Globe: Metro Manila most problematic for cell site deployments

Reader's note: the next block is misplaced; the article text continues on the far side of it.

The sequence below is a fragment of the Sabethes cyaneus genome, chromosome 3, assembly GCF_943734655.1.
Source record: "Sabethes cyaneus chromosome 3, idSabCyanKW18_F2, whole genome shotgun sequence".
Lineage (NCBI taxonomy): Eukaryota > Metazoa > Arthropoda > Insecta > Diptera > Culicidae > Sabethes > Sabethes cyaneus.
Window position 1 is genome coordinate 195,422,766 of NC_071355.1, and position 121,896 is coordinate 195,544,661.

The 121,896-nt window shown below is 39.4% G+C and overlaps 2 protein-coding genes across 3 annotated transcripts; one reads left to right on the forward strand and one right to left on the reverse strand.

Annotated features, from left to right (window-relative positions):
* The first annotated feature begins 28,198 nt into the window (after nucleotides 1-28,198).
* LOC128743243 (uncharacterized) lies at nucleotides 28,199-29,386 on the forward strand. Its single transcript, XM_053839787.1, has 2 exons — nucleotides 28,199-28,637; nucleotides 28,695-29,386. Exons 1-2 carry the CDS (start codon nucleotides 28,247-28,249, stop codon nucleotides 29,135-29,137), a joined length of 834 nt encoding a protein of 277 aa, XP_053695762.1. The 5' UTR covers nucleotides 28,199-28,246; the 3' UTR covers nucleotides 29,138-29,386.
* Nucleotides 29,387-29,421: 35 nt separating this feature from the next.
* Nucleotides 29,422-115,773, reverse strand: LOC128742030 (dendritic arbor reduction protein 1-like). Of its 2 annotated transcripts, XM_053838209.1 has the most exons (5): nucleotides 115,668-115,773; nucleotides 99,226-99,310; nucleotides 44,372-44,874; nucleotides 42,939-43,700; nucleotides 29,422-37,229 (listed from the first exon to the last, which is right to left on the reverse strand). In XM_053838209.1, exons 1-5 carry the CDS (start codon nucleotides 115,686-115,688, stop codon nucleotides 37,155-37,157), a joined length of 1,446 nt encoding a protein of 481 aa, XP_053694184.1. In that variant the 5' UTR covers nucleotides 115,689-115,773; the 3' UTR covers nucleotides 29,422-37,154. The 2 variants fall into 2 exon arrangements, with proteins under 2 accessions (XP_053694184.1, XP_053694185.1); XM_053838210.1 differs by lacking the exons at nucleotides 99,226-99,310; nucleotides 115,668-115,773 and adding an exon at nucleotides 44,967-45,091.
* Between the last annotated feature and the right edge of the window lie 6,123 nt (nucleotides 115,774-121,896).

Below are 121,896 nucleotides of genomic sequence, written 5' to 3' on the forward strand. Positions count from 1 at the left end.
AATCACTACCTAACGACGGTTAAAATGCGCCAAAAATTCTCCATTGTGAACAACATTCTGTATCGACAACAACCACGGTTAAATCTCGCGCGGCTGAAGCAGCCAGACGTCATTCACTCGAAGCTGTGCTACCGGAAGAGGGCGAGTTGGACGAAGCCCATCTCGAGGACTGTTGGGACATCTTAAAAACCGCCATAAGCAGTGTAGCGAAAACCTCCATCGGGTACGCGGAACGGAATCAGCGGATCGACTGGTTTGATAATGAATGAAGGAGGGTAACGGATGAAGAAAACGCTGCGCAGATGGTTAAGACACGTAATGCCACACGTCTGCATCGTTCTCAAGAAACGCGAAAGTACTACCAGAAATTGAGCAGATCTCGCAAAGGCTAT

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globe tower ?Metro Manila is critical in the deployment of new cell sites as many of our customers are also concentrated in this area. However, there is a myriad of issues that restrains realization of our plans to establish more cell sites in the area and improve the Internet experience of our customers? said Joel Agustin, Globe senior vice president for program governance, network technical group. For instance, Globe said many home owners oppose the deployment of cell sites in their villages due to a perceived health risk. To this, Agustin emphasized that the World Health Organization, cancer.org, Unicef and the Department of Health have already addressed such concerns, emphasizing that cell sites do not pose any health hazard. In fact, these organizations have expressed support for the use of mobile phones and the technology in their various health projects. Agustin also said that prior to installation of cell site equipment, the health department, as commissioned by the National Telecommunications Commission, also grants permits to make sure emissions from cell sites are within set standards and not harmful to health. The DOH also requires telcos to continuously monitor the emission settings of the cell site equipment after installation. The international exposure guidelines are set by the International Commission on Non Ionizing Radiation Protection and the Institute of Electrical and Electronic Engineers. Further, political squabbling when local government executives are from opposing parties, as well as lack of property documentations and a host of other issues, hamper deployment of new cell sites. These issues include imposition of tower fees prior to processing of cell site permit application; required tower height exceeds allowable height imposed by the Civil Aviation Authority of the Philippines, lack of proof of documentation to prove ownership; tax arrears; existing property has no permits which is a prerequisite for application of cell site permits; proposed location is a mortgaged property and the bank is not willing to issue bank consent, among others, Agustin said. Following the conclusion of the recent national and local polls, the election of new local government officials in a given locality poses another challenge for telecom operators as it could cause delay in the processing of permits particularly in areas where the elected local official isn?t the incumbent, he added. Aside from Metro Manila, other problematic areas include Cebu, Davao, North Luzon and South Luzon areas. Telecom operators need to secure an average of 25 permits at the local government level to build a single cell site and this process takes at least eight months to complete even before the necessary infrastructure can be built, costing an average of around P18 million per site. Globe has made a call early this year for local governments to support its network infrastructure plans. The city government of Manila was the first LGU to respond to the call, prompting Globe to initiate the deployment of fiber broadband technology in Binondo, which will provide the district with Internet experience with speeds of up to 1Gbps. ]]>

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